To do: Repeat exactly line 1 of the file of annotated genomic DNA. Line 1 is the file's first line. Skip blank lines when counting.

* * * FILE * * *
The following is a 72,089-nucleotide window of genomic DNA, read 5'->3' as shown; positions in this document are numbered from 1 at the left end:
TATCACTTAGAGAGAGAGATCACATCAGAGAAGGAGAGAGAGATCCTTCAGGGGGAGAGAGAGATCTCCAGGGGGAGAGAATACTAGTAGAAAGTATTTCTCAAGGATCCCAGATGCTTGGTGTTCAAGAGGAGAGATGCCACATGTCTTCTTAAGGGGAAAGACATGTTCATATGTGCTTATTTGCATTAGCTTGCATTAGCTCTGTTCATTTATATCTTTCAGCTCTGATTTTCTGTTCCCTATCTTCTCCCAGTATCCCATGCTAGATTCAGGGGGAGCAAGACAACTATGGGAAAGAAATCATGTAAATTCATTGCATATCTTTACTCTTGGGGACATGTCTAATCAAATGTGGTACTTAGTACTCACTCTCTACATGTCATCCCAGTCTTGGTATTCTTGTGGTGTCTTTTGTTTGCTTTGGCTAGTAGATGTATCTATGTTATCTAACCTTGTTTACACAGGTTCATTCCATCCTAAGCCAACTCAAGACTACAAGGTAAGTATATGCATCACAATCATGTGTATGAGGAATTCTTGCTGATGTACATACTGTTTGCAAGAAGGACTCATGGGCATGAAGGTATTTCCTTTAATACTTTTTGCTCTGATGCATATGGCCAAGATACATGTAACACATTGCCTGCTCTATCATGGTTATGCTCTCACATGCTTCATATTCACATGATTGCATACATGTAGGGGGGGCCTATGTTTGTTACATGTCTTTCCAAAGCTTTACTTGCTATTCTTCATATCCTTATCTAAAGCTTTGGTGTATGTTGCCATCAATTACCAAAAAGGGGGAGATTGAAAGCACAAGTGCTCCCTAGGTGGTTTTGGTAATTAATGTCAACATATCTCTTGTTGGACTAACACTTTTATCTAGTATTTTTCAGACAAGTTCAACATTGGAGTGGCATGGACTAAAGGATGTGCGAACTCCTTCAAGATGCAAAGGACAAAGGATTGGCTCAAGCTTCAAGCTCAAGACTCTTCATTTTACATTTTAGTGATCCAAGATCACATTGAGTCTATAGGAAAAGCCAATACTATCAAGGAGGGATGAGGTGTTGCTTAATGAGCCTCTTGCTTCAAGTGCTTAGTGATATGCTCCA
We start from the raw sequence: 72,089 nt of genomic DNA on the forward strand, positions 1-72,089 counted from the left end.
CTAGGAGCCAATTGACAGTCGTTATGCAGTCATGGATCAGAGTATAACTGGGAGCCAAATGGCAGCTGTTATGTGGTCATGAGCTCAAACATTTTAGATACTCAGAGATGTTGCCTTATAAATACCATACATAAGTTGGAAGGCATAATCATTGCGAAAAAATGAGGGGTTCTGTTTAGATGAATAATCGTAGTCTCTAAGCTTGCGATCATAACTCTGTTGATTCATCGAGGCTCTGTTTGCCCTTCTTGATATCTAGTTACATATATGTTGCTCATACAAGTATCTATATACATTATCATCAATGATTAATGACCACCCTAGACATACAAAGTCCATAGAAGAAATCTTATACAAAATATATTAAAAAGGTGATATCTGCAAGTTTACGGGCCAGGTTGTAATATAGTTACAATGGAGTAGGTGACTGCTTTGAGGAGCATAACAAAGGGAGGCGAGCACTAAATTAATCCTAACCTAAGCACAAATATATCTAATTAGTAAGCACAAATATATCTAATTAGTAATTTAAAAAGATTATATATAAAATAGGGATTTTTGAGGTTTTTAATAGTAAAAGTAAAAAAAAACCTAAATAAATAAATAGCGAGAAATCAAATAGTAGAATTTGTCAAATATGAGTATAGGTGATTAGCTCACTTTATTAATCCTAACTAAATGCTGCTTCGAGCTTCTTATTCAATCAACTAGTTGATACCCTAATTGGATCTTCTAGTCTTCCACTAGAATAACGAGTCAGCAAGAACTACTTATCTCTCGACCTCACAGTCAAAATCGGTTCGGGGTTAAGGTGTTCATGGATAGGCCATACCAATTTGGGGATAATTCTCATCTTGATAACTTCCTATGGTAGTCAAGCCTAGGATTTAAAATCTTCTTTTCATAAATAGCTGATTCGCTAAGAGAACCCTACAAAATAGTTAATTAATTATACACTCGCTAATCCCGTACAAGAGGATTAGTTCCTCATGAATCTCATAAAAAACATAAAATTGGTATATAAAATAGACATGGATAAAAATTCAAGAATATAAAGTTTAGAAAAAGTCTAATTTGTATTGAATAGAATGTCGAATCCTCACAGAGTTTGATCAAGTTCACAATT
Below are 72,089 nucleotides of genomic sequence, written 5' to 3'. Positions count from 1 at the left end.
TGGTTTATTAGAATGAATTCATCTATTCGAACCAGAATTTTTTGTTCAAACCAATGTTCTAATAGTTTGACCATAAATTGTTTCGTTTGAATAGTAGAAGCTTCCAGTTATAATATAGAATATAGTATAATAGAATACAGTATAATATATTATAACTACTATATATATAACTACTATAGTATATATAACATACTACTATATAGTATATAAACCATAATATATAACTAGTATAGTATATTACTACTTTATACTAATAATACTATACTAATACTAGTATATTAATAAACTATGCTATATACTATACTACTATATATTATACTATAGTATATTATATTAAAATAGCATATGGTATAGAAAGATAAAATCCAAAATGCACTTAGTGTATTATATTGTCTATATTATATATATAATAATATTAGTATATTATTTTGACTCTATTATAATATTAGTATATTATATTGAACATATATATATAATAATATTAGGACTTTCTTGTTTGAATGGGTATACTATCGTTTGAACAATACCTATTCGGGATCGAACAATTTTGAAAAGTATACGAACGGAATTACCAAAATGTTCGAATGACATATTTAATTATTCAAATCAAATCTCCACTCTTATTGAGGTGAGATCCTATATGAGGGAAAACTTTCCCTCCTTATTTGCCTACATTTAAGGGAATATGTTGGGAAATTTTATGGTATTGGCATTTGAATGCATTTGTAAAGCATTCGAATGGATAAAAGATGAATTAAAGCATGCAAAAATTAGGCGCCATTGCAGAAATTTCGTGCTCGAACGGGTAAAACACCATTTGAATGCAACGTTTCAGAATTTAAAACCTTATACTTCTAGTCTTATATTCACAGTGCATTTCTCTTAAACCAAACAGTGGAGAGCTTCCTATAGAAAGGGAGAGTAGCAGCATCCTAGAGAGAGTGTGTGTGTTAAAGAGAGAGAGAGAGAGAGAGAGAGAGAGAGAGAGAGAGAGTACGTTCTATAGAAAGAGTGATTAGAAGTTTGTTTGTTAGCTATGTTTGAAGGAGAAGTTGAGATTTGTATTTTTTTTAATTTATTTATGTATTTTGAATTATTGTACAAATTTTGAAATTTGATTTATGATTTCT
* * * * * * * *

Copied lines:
The following is a 72,089-nucleotide window of genomic DNA, read 5'->3' as shown; positions in this document are numbered from 1 at the left end: